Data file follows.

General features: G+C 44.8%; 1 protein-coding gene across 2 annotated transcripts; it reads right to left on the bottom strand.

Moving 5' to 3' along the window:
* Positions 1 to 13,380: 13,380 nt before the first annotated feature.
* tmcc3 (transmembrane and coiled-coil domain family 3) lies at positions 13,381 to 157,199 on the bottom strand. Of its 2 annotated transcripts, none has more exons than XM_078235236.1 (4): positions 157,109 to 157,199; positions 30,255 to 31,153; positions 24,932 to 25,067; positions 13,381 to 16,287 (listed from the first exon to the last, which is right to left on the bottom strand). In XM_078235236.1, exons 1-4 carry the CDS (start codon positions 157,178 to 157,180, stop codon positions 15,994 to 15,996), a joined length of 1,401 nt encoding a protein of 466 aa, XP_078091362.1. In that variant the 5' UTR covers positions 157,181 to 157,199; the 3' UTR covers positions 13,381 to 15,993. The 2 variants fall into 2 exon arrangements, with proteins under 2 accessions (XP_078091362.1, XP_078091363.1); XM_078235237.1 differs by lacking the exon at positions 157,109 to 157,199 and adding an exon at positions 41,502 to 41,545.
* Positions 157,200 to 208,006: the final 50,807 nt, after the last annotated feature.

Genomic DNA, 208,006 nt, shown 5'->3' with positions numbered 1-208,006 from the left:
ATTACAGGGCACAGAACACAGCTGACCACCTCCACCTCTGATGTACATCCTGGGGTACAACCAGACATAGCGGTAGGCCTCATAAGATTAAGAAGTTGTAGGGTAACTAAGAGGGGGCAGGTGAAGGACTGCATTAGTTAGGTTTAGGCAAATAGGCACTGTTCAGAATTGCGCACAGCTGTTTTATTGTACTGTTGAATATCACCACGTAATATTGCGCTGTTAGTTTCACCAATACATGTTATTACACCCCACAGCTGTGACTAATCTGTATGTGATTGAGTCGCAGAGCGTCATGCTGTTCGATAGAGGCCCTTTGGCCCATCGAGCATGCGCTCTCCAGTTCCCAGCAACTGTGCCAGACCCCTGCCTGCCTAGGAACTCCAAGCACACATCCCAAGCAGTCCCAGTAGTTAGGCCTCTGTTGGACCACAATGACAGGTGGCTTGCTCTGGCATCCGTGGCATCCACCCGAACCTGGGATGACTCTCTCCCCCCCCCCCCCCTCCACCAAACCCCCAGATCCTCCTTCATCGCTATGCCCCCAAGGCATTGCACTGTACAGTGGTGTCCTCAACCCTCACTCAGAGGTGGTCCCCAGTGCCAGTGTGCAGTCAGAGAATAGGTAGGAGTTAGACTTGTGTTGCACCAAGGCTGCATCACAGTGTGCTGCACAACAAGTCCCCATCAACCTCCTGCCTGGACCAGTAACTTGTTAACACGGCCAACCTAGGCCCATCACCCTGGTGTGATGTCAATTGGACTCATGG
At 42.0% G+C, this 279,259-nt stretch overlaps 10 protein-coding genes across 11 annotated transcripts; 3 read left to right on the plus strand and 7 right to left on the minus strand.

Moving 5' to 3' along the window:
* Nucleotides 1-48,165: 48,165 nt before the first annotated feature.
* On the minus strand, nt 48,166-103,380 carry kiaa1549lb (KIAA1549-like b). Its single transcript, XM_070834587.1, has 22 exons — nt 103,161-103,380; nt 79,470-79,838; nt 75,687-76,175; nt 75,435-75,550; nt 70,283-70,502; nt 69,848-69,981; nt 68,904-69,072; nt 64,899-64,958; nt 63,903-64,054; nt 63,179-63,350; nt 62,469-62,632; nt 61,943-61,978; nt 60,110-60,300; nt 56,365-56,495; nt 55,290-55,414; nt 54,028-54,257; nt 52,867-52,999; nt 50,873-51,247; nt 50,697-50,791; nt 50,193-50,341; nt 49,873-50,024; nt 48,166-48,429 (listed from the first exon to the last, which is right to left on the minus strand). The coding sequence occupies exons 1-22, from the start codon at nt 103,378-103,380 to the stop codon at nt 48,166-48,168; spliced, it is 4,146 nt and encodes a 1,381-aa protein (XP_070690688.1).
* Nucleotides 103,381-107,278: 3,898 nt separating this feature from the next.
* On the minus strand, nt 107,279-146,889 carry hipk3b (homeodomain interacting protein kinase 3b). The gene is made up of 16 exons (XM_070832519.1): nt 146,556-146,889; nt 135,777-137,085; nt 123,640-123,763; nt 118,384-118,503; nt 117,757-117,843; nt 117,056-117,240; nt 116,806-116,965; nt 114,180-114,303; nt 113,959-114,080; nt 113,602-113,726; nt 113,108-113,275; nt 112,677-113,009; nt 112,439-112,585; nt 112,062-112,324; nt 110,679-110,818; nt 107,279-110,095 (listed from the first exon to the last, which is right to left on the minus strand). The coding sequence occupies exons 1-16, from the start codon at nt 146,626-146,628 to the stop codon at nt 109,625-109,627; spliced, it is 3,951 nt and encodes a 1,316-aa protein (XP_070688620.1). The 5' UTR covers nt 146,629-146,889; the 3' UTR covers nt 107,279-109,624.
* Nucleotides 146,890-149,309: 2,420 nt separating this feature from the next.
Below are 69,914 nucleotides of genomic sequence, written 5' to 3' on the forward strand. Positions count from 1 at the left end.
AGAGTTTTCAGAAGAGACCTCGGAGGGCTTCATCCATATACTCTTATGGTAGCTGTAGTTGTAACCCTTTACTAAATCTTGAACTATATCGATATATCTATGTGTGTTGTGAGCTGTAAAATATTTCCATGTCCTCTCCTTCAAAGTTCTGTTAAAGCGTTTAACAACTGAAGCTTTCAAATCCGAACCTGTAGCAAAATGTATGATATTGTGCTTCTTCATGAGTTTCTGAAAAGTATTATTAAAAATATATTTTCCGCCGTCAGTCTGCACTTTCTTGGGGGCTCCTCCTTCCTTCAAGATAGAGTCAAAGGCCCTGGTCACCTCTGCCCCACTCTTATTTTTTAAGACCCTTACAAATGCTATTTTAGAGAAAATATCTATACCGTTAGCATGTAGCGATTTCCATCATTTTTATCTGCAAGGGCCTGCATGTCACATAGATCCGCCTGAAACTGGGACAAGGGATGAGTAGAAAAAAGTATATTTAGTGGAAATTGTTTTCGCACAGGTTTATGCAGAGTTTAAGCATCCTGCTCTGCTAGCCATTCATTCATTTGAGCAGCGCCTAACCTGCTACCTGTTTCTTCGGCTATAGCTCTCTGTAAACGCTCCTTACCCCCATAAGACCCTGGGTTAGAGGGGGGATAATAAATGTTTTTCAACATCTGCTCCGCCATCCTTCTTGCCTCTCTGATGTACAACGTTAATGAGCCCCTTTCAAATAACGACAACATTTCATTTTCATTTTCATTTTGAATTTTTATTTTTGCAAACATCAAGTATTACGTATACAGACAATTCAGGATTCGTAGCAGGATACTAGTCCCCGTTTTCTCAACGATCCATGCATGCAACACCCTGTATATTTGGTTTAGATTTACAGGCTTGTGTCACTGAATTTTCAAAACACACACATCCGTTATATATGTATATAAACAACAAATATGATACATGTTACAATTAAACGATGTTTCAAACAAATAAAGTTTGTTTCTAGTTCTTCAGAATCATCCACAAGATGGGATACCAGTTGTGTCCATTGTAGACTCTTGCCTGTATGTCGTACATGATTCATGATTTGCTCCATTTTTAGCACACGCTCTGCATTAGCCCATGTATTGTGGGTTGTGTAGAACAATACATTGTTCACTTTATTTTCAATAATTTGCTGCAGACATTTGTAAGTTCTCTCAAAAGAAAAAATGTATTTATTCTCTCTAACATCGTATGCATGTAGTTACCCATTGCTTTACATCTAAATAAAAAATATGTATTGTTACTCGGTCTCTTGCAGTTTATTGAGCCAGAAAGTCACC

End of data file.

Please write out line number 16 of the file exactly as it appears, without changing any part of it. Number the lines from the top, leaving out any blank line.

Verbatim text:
AGAGTTTTCAGAAGAGACCTCGGAGGGCTTCATCCATATACTCTTATGGTAGCTGTAGTTGTAACCCTTTACTAAATCTTGAACTATATCGATATATCTATGTGTGTTGTGAGCTGTAAAATATTTCCATGTCCTCTCCTTCAAAGTTCTGTTAAAGCGTTTAACAACTGAAGCTTTCAAATCCGAACCTGTAGCAAAATGTATGATATTGTGCTTCTTCATGAGTTTCTGAAAAGTATTATTAAAAATATATTTTCCGCCGTCAGTCTGCACTTTCTTGGGGGCTCCTCCTTCCTTCAAGATAGAGTCAAAGGCCCTGGTCACCTCTGCCCCACTCTTATTTTTTAAGACCCTTACAAATGCTATTTTAGAGAAAATATCTATACCGTTAGCATGTAGCGATTTCCATCATTTTTATCTGCAAGGGCCTGCATGTCACATAGATCCGCCTGAAACTGGGACAAGGGATGAGTAGAAAAAAGTATATTTAGTGGAAATTGTTTTCGCACAGGTTTATGCAGAGTTTAAGCATCCTGCTCTGCTAGCCATTCATTCATTTGAGCAGCGCCTAACCTGCTACCTGTTTCTTCGGCTATAGCTCTCTGTAAACGCTCCTTACCCCCATAAGACCCTGGGTTAGAGGGGGGATAATAAATGTTTTTCAACATCTGCTCCGCCATCCTTCTTGCCTCTCTGATGTACAACGTTAATGAGCCCCTTTCAAATAACGACAACATTTCATTTTCATTTTCATTTTGAATTTTTATTTTTGCAAACATCAAGTATTACGTATACAGACAATTCAGGATTCGTAGCAGGATACTAGTCCCCGTTTTCTCAACGATCCATGCATGCAACACCCTGTATATTTGGTTTAGATTTACAGGCTTGTGTCACTGAATTTTCAAAACACACACATCCGTTATATATGTATATAAACAACAAATATGATACATGTTACAATTAAACGATGTTTCAAACAAATAAAGTTTGTTTCTAGTTCTTCAGAATCATCCACAAGATGGGATACCAGTTGTGTCCATTGTAGACTCTTGCCTGTATGTCGTACATGATTCATGATTTGCTCCATTTTTAGCACACGCTCTGCATTAGCCCATGTATTGTGGGTTGTGTAGAACAATACATTGTTCACTTTATTTTCAATAATTTGCTGCAGACATTTGTAAGTTCTCTCAAAAGAAAAAATGTATTTATTCTCTCTAACATCGTATGCATGTAGTTACCCATTGCTTTACATCTAAATAAAAAATATGTATTGTTACTCGGTCTCTTGCAGTTTATTGAGCCAGAAAGTCACC